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Washing machine

Sallie Satterthwaite's picture

A friend handed me a copy of Mrs. Albert Wiese’s letter to the Kosanke Bros., who sold her husband a new washing machine, circa 1927.

Kouts, Ind.

Kosanke Bros.

Kouts, Ind.

Dear Sirs:

I have always been skeptical about power washing machines because I have always been very particular about my washing and thought a machine would be unable to please me, and not being mechanically inclined I was afraid I would be unable to operate same, but I am more than pleased to state that I am very glad my husband bought the American Beauty washing machine against my wishes as my wash day is much easier.

Yours truly,

Signed: Mrs. Albert Wiese

(Whew. All one sentence.)

I don’t know whether she or someone at Kosanke’s typed a handwritten note for distribution. Mrs. Wiese probably wouldn’t have had a typewriter – too mechanical for her – but Kosanke’s added a postscript:

“Mr. Albert Wiese purchased a number thirty-one American Beauty Power Washing machine for his wife.” Against her wishes.

I’ve been pondering this glimpse of domestic life in the Mid-west, trying to figure out how I can use it in a column. Google provided loads of data, but most valuable to me was an ad for “The New Copper 40 American Beauty Washing Machine.”

It will be “The Answer to your Washing Problem,” reads the legend. The drum of the machine is indeed covered with copper and the wringer looks wide enough to make short work of rinsing and spin-drying. Not sure how it was powered. You can see the hand-cranks on the wringer.

This model looks more sophisticated than the one I had, a hand-me-down from my mother-in-law’s basement when she moved to Florida. We had a double utility sink in the (full) basement of our first house, and the washer snugged up to it. I always got at least double use out of water that would otherwise have been wasted.

To this day I wish I had a “green” alternative like that instead of being forced to discharge perfectly good rinse water into the sewer. I usually washed two and sometimes three loads in hot soapy water, then rinsed each twice, passing them from tub to tub and back via the wringer. When I was all done, saving as much water as possible, I had lots to use wherever it was needed: to mop the floor, to water the plants, to wash the car.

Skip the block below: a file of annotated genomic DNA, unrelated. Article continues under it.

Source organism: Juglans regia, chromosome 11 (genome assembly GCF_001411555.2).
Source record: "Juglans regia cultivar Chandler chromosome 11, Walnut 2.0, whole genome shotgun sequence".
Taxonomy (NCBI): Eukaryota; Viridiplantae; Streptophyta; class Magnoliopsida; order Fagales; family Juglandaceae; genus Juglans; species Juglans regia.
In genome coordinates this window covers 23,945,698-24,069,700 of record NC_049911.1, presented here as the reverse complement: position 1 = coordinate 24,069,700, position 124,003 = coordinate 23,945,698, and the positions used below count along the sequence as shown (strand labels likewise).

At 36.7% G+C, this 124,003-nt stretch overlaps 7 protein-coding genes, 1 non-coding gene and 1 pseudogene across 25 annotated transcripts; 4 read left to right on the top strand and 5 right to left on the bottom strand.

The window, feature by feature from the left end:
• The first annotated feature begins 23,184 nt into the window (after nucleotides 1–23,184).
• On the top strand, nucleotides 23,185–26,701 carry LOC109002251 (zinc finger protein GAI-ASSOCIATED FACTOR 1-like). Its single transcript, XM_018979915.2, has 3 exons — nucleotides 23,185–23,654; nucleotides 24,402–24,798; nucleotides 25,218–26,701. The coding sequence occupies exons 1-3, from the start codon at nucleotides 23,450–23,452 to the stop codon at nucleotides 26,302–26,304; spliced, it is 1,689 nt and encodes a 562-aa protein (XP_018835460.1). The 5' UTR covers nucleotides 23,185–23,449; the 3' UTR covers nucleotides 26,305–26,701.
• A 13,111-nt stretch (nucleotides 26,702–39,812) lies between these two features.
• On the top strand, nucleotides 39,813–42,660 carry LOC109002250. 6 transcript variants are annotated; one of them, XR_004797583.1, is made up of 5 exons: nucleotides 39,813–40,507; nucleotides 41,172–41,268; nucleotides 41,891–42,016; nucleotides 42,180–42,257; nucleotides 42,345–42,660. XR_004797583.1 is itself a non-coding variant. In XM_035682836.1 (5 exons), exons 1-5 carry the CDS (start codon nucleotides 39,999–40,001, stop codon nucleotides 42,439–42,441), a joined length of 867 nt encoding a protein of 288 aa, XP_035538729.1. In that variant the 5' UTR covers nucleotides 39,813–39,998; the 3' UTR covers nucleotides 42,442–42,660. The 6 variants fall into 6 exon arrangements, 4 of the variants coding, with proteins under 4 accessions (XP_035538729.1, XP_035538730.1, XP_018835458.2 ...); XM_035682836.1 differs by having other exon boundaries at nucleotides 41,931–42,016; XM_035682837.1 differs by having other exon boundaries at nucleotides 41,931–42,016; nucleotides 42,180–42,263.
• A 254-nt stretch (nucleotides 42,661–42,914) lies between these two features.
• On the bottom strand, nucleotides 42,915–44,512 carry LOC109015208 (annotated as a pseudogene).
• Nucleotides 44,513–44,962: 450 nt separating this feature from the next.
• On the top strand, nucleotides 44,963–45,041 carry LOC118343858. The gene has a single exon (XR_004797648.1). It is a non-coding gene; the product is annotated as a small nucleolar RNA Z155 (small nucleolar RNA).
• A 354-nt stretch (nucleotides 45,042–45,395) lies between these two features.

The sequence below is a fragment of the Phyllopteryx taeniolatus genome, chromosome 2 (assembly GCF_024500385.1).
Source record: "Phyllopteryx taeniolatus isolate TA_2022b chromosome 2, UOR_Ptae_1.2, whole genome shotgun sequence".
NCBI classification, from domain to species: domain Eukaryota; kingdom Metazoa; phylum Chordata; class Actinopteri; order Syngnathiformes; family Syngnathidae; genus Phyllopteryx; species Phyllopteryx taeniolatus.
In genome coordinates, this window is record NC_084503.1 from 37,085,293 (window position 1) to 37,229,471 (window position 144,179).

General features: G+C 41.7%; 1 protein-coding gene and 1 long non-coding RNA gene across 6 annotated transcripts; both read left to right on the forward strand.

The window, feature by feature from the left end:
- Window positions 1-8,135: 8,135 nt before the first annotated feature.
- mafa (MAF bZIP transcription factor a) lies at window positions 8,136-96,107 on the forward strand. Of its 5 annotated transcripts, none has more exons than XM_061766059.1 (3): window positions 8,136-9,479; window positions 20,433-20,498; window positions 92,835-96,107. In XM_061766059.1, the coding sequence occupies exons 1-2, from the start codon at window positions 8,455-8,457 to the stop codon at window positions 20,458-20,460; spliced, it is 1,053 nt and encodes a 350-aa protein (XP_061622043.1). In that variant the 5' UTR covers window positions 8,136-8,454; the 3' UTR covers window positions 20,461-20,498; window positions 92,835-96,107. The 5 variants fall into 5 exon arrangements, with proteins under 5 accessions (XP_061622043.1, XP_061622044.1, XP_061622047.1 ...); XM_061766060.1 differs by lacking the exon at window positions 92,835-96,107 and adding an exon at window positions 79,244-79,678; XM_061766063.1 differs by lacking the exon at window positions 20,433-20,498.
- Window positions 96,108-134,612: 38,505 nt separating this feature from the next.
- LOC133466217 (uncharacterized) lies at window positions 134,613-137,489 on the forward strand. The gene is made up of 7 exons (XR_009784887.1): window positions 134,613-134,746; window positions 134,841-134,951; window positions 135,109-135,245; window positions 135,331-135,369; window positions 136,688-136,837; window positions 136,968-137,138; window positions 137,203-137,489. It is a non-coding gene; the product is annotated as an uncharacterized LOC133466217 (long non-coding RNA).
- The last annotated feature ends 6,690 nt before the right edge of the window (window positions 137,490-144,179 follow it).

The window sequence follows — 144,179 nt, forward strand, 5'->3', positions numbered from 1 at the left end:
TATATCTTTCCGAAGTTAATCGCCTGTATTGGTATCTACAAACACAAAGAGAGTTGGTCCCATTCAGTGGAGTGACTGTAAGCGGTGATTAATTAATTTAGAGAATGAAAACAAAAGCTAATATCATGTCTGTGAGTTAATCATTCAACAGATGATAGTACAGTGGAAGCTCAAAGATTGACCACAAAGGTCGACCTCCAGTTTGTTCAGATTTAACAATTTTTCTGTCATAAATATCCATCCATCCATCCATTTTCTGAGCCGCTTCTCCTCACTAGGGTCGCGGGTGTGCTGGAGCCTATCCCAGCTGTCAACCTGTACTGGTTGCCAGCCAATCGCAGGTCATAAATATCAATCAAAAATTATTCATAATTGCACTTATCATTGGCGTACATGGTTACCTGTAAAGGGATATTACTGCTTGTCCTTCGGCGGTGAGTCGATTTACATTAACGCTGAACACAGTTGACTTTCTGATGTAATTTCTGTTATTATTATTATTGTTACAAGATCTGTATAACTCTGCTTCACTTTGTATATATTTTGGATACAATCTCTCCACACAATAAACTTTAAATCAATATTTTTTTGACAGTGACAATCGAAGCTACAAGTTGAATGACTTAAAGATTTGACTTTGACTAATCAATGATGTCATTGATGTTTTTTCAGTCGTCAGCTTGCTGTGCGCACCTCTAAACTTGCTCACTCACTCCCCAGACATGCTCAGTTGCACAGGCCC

Sure, there was that flight of steps to climb from the basement, but we were young and that was our fitness program. You notice that I haven’t mentioned a dryer. We had a solar dryer – a clothesline in the backyard – that was absolutely free.

I still look back and marvel that we raised three little girls through the diaper years, and line-dried every one of them (every diaper, not every girl). When the New Jersey weather was wet, we had clotheslines in the basement plus a drying rack Dave made for me. We still have it.

We bought our first clothes dryer when we moved from the west side of Peachtree City to this house on the east side, in 1984. Promised myself I’d still hang sheets and towels outside to dry, and I did, for years – until the bugs drove me into the house.

Bugs? Ants running from one tree to another used to mob the wet clothes. We never found anything that would deter them. Additionally, I’m a mosquito magnet and even a quick run to grab sheets off the line meant mosquitoes got lunch.

While I was reflecting about my own laundry history, I started to remember a laundry arrangement we saw in several very old villages in France. One was outdoors, open except for a gabled roof, and consisted of several deep mortar squares, on a slope.

A pipe poured water into the top basin, which spilled to the next, which spilled to the next, and again and again, until another pipe carried it away. Put your dirty clothes plus soap into the lowest basin, and let them soak or else scrub them against the basin’s rough sides. Lift clothes up into the next basin, where much of the soap (and dirt) comes out of them. From here to the next, and you can see why there is no soap left by the time you give them one more dip in the top basin, hence in the cleanest water.

I don’t recall how they squeezed out enough water to carry the clean clothes home. To this day Europeans spread wet clothes over bushes to dry, and I imagine they also had clotheslines. The whole low-tech affair makes me smile. Can’t you just hear the chattering and laughter that must have gone on to distract from the numbing work at hand.

Oh, there’s one more letter, from a brave man who bought his wife a washing machine, apparently without her knowledge:

Kouts, Indiana

Kosanke Brothers

Kouts, Indiana

Dear Sirs:

You folks know what the old German saying is about wash day, and I can assure you that since my wife is using the American Beauty Power washing machine at our house, I need not watch my step, as the washing is much easier.

Yours very truly

Signed: Albert Wiese

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